Last Thursday, Veterans Day, Defense Secretary Robert Gates called Senator Jon Kyl of Arizona to try and convince him to support the New Start treaty, which the administration is trying to get ratified in the Senate by the end of the year, administration officials familiar with the discussion tell Time. The treaty, a cornerstone of Obama’s approach to international affairs, would lower the cap on U.S. and Russian strategic warheads from 2,200 to 1,550 and would be a major victory for the president.
Kyl (pronounced KILE) listened attentively to Gates, a Republican who has served as Defense Secretary for both Obama and George W. Bush. And at Gates’ request, Kyl agreed to receive a briefing from two top Defense Department officials in Arizona, where Kyl had returned from Washington for the Congressional recess. The next day Gen. Kevin Chilton, the four-star commander of America’s nuclear forces, and Jim Miller, a top civilian staffer, flew out to Arizona to meet with Kyl.
When they arrived, Chilton and Miller went straight at one of Kyl’s biggest concerns about the treaty: the reliability of America’s nuclear deterrent. In exchange for his vote backing the treaty, Chilton and Miller said, Obama would fund a $4.1 billion increase for nuclear modernization from 2012-16. That offer comes on top of existing Obama budget proposals to spend $80 billion over ten years on the nuclear weapons complex and well over $100 billion for modernizing the nuclear triad, including notional outlays for buying new nuclear submarines and new nuclear bombers—in total an increase of some $10 billion over previous plans, according to White House estimates. But the offer of an additional $4.1 billion, including $1 billion for worker pensions, Chilton and Miller said, was only good until the end of the year.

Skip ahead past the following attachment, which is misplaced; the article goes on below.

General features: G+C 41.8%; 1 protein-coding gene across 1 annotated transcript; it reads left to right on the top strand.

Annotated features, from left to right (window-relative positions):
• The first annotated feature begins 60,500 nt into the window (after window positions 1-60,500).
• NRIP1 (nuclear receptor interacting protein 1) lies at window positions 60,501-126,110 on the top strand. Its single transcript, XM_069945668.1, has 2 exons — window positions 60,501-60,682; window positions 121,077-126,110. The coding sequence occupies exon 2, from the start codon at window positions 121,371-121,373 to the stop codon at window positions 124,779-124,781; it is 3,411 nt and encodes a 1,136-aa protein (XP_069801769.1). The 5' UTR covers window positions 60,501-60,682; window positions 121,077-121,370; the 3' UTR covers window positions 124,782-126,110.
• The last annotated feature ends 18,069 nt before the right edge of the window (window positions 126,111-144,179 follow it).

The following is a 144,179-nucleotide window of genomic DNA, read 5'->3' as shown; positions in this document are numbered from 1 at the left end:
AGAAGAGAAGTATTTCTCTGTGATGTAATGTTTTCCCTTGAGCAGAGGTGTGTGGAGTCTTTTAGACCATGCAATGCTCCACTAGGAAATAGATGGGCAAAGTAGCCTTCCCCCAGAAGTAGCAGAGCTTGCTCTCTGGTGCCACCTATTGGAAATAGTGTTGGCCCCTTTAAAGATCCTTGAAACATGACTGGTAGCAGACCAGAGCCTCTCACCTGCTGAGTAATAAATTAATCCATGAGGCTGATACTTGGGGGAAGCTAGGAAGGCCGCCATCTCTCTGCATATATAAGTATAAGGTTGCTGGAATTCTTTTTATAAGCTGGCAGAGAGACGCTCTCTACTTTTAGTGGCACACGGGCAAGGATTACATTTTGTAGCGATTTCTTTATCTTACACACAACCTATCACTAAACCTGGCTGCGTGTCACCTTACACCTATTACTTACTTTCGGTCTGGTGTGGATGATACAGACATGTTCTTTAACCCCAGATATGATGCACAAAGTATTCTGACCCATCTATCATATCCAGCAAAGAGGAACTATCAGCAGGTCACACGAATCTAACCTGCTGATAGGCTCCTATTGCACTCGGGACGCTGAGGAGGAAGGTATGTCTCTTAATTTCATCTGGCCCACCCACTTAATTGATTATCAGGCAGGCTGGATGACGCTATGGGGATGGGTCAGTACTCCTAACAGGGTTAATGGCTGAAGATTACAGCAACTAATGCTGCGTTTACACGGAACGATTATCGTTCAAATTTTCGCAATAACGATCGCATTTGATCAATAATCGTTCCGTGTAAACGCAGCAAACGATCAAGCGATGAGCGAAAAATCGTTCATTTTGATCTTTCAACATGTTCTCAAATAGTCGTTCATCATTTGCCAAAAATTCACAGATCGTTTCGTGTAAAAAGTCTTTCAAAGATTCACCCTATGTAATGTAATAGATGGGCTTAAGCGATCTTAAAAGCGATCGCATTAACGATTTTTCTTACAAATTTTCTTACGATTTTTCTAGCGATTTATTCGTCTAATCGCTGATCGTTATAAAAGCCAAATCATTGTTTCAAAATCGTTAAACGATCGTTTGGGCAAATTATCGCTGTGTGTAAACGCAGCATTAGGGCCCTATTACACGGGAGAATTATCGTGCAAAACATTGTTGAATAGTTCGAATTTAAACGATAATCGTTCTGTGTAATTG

There’s a reason the Obama administration is taking such extraordinary measures to win Kyl’s support. Long operating in the shadow of the senior Senator from Arizona, John McCain, Kyl has become one of the most powerful Republicans on the Hill through mastery of policy, strong staffing and unmatched skill as a behind-the-scenes operator. When it comes to nuclear policy, he speaks for the right wing of the GOP. “[GOP Senate leader Mitch] McConnell is looking to Sen. Kyl and Sen. [Richard] Lugar [who already supports the treaty] as the leading Republicans on this: if Kyl’s OK with it, McConnell’s OK with it,” says a senior administration official.
Kyl has a long history with America’s nuclear policy. He made his first mark on the national stage as a freshman Senator in 1999 by secretly convincing 34 Republicans to oppose the Comprehensive Test Ban Treaty (CTBT), arguing that it was lax on verification and weakened reliability of the U.S. arsenal. Democrats thought they had the 67 votes they needed to pass the treaty, but when then-Foreign Relations Committee chairman Jesse Helms of North Carolina complied with their demands and let the treaty go to the floor of the Senate, Kyl sprung his trap and the treaty died an ugly death, 48-51.